A dozen years after near-death, Star Trek’s future may be stronger than ever

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  • #23101
    ZLoth
    ZLoth
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    From Ars Technica:

    A dozen years after near-death, Star Trek’s future may be stronger than ever

    On May 13, 2005, Star Trek: Enterprise ended its four-season run with the controversial two-part finale, “These Are the Voyages… ” The finale infamously brought in cast members from The Next Generation to tell the final chapter in Enterprise’s story, and it was viewed by some as a disrespectful and ignominious end to 18 almost-unbroken years of Trek on the small screen.

    Generously put, many fans considered this a low point in the franchise’s history. With Enterprise, some fans blamed the anemic finale on the series’ often-uneven writing. Others blamed Rick Berman, who had been Star Trek’s Nerd-in-Chief since Gene Roddenberry’s passing in 1991. And still others blamed the rise of “darker” and more heavily serialized sci-fi fare like Battlestar Galactica (although BSG showrunner Ron Moore first dabbled in this style, largely successfully, in the latter seasons of Deep Space Nine).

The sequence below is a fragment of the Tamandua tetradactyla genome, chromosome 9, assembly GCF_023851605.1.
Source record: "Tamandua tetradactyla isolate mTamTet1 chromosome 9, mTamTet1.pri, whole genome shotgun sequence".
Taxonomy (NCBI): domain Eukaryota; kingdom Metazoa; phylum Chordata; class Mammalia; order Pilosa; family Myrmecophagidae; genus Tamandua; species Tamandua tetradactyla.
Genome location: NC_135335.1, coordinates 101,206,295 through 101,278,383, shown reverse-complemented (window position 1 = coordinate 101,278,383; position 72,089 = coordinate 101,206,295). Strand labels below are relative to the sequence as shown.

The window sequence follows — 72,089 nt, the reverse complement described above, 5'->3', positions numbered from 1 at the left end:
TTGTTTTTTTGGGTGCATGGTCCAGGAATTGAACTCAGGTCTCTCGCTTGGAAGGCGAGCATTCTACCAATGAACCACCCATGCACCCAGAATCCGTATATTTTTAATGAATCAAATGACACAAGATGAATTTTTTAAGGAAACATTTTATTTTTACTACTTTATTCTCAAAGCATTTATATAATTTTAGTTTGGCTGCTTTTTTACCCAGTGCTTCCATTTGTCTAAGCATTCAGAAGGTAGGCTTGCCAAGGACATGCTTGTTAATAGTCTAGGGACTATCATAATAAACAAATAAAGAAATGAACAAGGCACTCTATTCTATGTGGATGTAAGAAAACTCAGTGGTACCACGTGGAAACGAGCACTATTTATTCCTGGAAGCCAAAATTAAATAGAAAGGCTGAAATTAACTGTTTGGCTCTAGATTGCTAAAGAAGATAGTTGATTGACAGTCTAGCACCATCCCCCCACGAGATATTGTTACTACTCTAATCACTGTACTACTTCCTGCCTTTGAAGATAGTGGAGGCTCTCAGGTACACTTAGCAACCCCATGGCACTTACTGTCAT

FULL ARTICLE HERE


    “You can not operate in this room unless you believe that you are Superman, and whatever happens, you’re capable of solving the problem.” – Gene Kranz

    #23103
    Earl
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    You know, summer’s coming up, would it absolutely kill CBS to run (slightly edited for profanity/gore/nudity versions) the 15 episodes of Discovery six months after their online premiere?

    Tag each one with an exclusive preview of production on season 2, now underway, and by golly, things might just happen for All Access.

    But what the hell do I know? I just rearranged the schedule and the promotional theme for a struggling UPN station and suddenly turned it into one of the top ten fastest growing affiliates in the country 20 years ago.

    One of my biggest frustrations in life is there’s common sense TV programming wisdom that neither the networks nor fandom can see.

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